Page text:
“Don’t tolerate disrespect or discrimination against you or anyone else. Don’t wallow in imposter syndrome because someone gaslights you. Don’t apologize and don’t explain/justify/mitigate your existence in the room. Be accountable, and hold others accountable for themselves.” Ghela Boskovich, head of fintech/regtech partnerships, Rainmaking Innovation, spent the last ten years focused on business development for core insurance and banking system solutions, and is the founder of FemTechGlobal that bridges the gender gap in fintech and the financial services industry. We speak to her about her career, inspirations and advice for fellow #WomenInTech.
Finovate: How did you start your career?
Ghela Boskovich: In grad school, unbeknownst to me, my committee chair put me forward for an internship with the state utility commission. The phone call telling me I got it was a total surprise. That started my journey into rate-of-return and pricing regulation modeling. My career took a bit of a detour from regulatory analysis, but the path eventually lead to being involved in tech business development. Exposure to core policy admin systems for insurance bled into dynamic pricing solutions for financial services. Pricing, for me, came full circle. It introduced me to the ins and outs of core banking systems, strategies for product development, looking at the whole architectural landscape of product workflows and processes. It was the beginning of my love affair with fintech. Now with regtech playing such a key role in the industry, my career-long romance with regulatory and policy impact is in full bloom.
Finovate: What sparked your interest in fintech?
Boskovich: I was head hunted to join a fintech dynamic pricing solution company to help build out the business pipeline. Fintech, as a hashtag, was still a nascent term at that time. My history with pricing modeling and the fact that I was working with tech that automated relationship pricing created an atmosphere for my curiosity to flourish. I had the perfect perch from which to see how systems, data, modeling, product and customer all fit into a puzzle; pieces which could take different shapes depending on how they were deployed or organized. That puzzle fascinates me, and now all I do is play with these puzzle pieces.
Finovate: What was your lightbulb moment?
Boskovich: There are a few moments in my life when the spotlight suddenly shone on truth, but most of the time it’s little candles that have flickered here and there, one or two being lit by a conversation with colleagues and peers, that combined to eventually light up the room enough to remove the shadows in the corners: the slow dawning of realization. Oddly enough, most of those have revolved around language, grammar, and sentence construct. I see fintech as an alphabet of sorts, piecing it together to craft a sentence (workflow) that has meaning (purpose and output/product and service). The tech itself is built by (logic) language, the way it integrates and speaks to other systems is a communications structure. It all maps back to that, and we’re in a position to refine the language of financial services through fintech.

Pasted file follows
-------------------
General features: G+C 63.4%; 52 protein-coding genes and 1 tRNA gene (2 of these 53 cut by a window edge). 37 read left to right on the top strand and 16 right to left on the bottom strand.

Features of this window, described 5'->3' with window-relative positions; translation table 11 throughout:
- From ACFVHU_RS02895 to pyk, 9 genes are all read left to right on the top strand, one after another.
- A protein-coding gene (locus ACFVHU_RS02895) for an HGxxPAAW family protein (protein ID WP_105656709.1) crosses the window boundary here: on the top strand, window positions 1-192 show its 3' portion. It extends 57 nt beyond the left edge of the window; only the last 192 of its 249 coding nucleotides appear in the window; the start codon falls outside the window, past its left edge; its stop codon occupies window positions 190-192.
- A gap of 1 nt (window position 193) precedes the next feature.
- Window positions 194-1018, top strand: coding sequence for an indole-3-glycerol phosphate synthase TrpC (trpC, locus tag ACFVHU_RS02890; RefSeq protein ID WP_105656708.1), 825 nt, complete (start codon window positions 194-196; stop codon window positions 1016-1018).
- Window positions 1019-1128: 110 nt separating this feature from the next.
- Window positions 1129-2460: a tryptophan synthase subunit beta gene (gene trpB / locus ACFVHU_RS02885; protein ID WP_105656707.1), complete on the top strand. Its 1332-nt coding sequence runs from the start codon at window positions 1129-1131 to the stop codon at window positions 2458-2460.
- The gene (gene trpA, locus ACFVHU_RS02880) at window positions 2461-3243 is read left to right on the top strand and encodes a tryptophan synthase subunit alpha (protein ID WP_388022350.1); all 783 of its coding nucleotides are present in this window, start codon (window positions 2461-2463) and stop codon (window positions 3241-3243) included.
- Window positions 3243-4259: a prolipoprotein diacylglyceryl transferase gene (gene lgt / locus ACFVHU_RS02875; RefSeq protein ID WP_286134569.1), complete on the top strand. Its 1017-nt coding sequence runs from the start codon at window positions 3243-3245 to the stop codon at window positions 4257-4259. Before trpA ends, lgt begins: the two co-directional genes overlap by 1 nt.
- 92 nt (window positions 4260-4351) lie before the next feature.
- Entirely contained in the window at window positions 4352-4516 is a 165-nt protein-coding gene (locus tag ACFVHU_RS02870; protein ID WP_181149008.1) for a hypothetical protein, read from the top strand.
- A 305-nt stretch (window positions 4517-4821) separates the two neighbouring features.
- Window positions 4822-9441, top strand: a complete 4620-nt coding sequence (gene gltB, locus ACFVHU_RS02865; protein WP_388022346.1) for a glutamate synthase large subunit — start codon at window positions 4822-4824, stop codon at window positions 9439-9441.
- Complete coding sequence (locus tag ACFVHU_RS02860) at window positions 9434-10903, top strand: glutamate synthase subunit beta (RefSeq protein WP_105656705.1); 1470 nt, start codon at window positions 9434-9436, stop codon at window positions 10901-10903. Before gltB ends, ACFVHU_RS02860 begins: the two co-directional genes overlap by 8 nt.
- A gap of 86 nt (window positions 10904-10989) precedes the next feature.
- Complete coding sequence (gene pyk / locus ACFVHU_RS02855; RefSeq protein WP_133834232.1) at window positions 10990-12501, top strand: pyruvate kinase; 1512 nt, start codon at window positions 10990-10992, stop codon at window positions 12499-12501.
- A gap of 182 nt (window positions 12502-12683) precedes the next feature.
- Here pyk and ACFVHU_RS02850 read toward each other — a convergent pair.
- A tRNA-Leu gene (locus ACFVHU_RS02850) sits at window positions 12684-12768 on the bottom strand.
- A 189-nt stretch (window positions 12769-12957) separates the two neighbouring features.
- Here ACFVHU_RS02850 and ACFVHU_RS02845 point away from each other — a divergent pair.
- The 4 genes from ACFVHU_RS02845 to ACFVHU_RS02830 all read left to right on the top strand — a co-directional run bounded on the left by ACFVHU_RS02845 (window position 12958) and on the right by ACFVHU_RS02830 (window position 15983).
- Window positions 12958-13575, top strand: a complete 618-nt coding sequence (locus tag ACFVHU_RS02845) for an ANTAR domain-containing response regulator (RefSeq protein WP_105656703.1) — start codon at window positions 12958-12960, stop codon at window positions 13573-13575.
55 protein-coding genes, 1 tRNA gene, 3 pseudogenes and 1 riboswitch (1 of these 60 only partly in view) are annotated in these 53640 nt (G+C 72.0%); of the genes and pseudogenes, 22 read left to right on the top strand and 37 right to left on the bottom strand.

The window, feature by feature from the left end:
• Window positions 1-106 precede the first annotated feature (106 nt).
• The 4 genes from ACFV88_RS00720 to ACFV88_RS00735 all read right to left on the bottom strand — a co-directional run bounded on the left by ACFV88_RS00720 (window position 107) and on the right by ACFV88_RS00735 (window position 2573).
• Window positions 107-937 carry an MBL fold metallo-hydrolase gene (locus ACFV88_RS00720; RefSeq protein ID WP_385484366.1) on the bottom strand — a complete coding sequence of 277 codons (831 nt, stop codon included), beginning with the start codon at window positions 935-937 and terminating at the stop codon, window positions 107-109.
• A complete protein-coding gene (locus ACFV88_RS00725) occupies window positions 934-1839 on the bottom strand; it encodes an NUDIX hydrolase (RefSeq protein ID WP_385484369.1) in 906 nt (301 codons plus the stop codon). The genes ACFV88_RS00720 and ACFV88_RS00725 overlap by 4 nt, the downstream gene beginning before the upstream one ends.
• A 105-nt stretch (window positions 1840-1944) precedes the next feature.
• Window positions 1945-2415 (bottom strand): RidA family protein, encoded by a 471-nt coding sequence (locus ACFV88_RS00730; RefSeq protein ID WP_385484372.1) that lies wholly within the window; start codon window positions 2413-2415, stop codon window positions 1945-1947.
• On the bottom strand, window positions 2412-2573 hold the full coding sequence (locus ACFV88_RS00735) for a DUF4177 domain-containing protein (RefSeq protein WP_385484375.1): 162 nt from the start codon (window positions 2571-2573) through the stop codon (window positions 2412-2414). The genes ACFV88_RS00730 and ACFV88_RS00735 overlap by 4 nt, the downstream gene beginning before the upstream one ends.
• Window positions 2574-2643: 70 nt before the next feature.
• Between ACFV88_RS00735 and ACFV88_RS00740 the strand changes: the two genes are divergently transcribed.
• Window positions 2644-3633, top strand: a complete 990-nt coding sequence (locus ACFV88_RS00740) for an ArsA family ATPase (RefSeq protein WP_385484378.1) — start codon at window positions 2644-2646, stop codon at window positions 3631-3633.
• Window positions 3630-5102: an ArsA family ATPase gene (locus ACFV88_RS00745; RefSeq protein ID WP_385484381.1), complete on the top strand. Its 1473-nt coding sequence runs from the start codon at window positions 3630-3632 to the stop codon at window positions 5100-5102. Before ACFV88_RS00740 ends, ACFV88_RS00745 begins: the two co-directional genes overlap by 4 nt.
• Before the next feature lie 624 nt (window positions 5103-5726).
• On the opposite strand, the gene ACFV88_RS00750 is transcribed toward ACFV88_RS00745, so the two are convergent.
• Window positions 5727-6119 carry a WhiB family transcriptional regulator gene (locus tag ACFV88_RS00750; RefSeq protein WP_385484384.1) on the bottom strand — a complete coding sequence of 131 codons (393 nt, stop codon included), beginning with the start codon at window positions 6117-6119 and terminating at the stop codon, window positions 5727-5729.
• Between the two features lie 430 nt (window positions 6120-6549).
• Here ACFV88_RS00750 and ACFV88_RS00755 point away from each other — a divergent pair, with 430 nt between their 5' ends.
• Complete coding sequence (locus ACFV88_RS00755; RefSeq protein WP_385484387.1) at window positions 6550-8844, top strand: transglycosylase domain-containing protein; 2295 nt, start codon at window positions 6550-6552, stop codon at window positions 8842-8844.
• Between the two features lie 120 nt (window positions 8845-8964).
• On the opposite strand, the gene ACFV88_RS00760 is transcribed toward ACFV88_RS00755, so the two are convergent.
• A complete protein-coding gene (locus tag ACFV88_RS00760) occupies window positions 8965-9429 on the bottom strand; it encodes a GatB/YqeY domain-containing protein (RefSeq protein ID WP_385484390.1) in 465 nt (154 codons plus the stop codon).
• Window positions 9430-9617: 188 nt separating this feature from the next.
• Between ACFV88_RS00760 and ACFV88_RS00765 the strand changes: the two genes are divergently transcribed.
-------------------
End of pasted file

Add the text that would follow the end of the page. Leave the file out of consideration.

Finovate: What inspires you?
Boskovich: Language. I adore language and its power, and how the careful, conscious use of language can inspire others. Language of course is a double-edged sword, it can be the most beautiful, constructive, inclusive thing, or it destroys, condemns, and reveals the ugliness inside. Lately I’m trying to pay attention to the former use of language, and in our industry I’m seeing more and more of it inspiring people to be open to change, embrace diversity, and include others who’ve previously been on the sidelines. The language of collaboration is inspiring: improving service through fintech collaboration, expanding inclusion to reach the un- and underbanked, empowering through personal insights with an aim towards financial health. How we talk about our industry is becoming more positive, and that is inspiring.
Finovate: Why is the #WomenInTech movement important?
Boskovich: Taxation without representation is tyranny. At the fundamental level of social organization, the notion that anyone would submit to a government taxation scheme without due representation is antithetical to the idea of democracy. That’s how I see #WomenInTech: a push towards fair representation and say in how tech is deployed, especially as tech as policy is a reality. Women are 51% of the population, and women control 80% of (all and any type of) household discretionary spending. We are a distinct minority in deciding how the money system is designed or run, it impacts us disproportionately to our representation in the industry. That smacks of tyranny. There are myriad business cases for women in tech, so if we’re driven by ROI, there’s justification aplenty. There is, however, a more fundamental reason: representation and justice.
Finovate: What piece of advice would you give women starting their careers in fintech?
Boskovich: Find your tribe. Seek out those that would challenge your assumptions, those who will teach you, and those who will encourage you to do the crazy, irrational, new thing – but who have similar core values and respect for others. They are out there, and they’ll be the best safety net and cheerleading squad you could ask for. Don’t tolerate disrespect or discrimination against you or anyone else. Don’t wallow in imposter syndrome because someone gaslights you. Don’t apologize and don’t explain/justify/mitigate your existence in the room. Be accountable, and hold others accountable for themselves. Fintech is like any other industry (albeit with a dearth of women), and like in any other industry, skills can be learned, but values and character matter most.